HIGHLY COMMENDED: Jää (On Ice), Sanna Liljander, Finland, 2013

“Why don’t you just get up from there?” Once in a while you have to shatter the ice and confront the cold dark water underneath.


WINNER: There is a Fault in Reality, Tom Cotton, United Kingdom, 2010

In There is a Fault in Reality, writer, director and psychotherapist Tom Cotton explores the stories of three people – Jon, Peter and Jacqui who have all been diagnosed with schizophrenia.

HIGHLY COMMENDED: Jaywick Escapes, Karen Guthrie, United Kingdom, 2012

Despite being officially Britain’s most deprived place, Jaywick promises a fresh start with sea views at bargain rents, just a stone’s throw from London. This film follows the lives of three Jaywick newcomers, drifters whose reasons to escape here are revealed across a year.


WINNER: Not Without You, Petra Lataster-Czisch and Peter Lataster, Netherlands, 2010

An intimate portrait of an elderly artist couple that has to say goodbye to life and to each other.

HIGHLY COMMENDED: Noise, Dan and Noit Geva, Israel, 2012

A documentary comedy narrated, with a deep sense of self irony, by a mostly hidden antagonist: the wife of a man who suffers from hyper-acoustic sensitivity, a mental condition which makes his life in Tel Aviv – one of the nosiest urban locations on earth – a living hell.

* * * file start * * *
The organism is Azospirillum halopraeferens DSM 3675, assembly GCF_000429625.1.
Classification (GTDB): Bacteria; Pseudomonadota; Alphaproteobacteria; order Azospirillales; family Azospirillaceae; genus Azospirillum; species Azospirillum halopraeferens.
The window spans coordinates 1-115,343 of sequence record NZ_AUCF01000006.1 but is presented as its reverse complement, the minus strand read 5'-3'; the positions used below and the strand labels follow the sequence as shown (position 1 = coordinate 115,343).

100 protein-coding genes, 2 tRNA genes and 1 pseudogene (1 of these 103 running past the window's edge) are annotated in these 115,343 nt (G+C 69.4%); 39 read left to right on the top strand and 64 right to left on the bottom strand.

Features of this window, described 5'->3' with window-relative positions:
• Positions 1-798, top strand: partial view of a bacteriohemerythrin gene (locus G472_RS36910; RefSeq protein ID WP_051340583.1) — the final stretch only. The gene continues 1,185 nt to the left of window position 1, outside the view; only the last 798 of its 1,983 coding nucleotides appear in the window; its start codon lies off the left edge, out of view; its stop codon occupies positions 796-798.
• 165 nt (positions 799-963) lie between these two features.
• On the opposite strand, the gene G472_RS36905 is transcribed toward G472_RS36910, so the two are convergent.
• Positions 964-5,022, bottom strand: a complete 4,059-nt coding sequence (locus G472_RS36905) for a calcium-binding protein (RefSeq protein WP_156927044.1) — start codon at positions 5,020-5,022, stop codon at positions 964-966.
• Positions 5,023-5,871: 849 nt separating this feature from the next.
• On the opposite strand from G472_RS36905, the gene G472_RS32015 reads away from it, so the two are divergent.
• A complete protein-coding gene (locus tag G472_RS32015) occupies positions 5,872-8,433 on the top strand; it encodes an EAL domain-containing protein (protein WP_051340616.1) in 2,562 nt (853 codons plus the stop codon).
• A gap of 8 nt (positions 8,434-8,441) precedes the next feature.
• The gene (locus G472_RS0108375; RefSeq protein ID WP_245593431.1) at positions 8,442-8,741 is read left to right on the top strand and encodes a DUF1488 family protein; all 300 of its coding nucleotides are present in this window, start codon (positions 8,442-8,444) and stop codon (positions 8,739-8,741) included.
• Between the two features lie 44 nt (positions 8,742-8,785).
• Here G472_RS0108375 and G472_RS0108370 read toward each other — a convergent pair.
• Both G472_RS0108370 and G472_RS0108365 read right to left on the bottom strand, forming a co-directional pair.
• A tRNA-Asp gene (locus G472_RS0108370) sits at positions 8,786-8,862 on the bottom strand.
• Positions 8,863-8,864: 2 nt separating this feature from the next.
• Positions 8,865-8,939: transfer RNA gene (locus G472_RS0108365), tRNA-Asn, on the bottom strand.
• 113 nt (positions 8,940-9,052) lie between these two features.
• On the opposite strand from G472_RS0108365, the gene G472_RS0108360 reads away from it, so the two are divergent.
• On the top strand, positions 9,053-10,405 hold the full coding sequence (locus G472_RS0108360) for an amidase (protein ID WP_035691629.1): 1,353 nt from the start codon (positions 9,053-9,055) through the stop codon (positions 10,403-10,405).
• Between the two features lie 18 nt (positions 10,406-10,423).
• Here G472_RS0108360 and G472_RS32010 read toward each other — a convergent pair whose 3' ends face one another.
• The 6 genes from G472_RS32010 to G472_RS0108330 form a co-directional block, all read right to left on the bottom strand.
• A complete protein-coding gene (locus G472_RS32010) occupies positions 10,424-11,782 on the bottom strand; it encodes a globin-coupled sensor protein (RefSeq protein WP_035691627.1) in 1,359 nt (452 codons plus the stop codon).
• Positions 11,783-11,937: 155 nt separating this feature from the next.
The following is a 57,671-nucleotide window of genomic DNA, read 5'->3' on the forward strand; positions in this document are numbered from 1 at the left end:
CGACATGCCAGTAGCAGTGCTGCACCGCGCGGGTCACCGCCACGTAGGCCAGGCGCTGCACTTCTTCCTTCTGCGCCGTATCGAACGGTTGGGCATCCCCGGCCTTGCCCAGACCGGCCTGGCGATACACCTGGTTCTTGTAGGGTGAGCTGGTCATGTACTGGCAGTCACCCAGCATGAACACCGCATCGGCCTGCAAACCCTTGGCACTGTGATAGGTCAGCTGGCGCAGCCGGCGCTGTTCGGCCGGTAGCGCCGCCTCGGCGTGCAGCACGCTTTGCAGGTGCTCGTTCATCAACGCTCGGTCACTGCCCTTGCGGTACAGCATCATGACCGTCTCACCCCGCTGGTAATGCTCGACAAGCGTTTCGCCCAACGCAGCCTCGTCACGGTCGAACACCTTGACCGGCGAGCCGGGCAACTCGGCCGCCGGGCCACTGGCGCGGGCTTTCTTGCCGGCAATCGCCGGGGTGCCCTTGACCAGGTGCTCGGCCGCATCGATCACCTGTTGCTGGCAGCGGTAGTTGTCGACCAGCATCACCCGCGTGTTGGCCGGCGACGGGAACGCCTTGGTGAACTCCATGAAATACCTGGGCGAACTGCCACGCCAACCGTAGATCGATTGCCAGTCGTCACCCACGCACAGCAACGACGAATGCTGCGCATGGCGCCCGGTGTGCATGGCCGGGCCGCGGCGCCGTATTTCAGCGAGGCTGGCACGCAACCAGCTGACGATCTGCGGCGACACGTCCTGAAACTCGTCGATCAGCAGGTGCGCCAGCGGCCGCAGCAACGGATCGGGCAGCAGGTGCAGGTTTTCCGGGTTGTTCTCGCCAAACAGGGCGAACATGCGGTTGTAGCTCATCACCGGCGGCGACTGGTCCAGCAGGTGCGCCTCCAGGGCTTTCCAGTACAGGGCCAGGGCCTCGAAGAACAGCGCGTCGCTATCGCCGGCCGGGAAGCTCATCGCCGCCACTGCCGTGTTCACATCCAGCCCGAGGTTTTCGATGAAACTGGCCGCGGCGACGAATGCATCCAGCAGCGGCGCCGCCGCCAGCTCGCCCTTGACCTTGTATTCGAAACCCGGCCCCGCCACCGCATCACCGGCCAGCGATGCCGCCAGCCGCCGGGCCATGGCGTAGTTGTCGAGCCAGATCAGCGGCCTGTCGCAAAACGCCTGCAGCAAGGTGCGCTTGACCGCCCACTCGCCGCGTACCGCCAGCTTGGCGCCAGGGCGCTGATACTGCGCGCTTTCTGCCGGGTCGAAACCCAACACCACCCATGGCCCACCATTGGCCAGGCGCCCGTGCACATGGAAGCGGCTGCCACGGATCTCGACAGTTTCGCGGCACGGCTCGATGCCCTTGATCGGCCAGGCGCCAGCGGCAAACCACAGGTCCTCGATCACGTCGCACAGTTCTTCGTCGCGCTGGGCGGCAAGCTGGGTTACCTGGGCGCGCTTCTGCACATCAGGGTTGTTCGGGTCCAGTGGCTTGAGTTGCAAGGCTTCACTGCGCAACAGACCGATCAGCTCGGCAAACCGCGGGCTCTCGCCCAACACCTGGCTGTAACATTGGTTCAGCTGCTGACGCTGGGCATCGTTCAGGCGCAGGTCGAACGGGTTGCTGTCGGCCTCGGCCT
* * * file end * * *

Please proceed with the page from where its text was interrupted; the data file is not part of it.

JOINT WINNER: Voices, Bob Owtram, United Kingdom, 2013

Evocative, powerful, beautiful and at times controversial, Voices is a film narrative which takes the audience on an emotional experience through mental distress and on to the recovery journey.

JOINT WINNER: Considering Carol, Carol E Kelly, United Kingdom, 2010

Considering Carol describes Carol’s feelings upon entering and leaving psychiatric hospital, taking the audience on a journey through the treatment she received for her depression and where she finds herself today.


WINNER: Mental: A Family Experience, Chris Tolmie, United Kingdom, 2013

A short documentary about my brother Matthew who suffers from psychosis, capturing the struggles a family can experience if someone they know suffers, but also how it can bond a family together through tackling it.

HIGHLY COMMENDED: 50 Tips On How To Make The World Suck Less, Clare McCormack, United Kingdom, 2013

CREATE Paisley is a youth organization in Paisley, Scotland that attempts to engage with young people to both help develop their life skills and also to express themselves through different art forms. This film was written, produced and directed by their film-making team.


WINNER: I Spy, Chelsea Bulloch, United Kingdom, 2013

Bella lives with her father, who suffers from bipolar disorder. Using her dolls to escape from it all, imagination begins to merge with reality and matters soon spiral out of Bella’s control.

HIGHLY COMMENDED: Denge camê da (The Sound at the Window), Nursel Doğan, Turkey, 2012

Gülizar was forced to move from her small village to the big city. The only language she can speak is her native language, Kurdish. She finds herself up against endless challenges. She can’t even speak with a doctor, one of the most basic rights.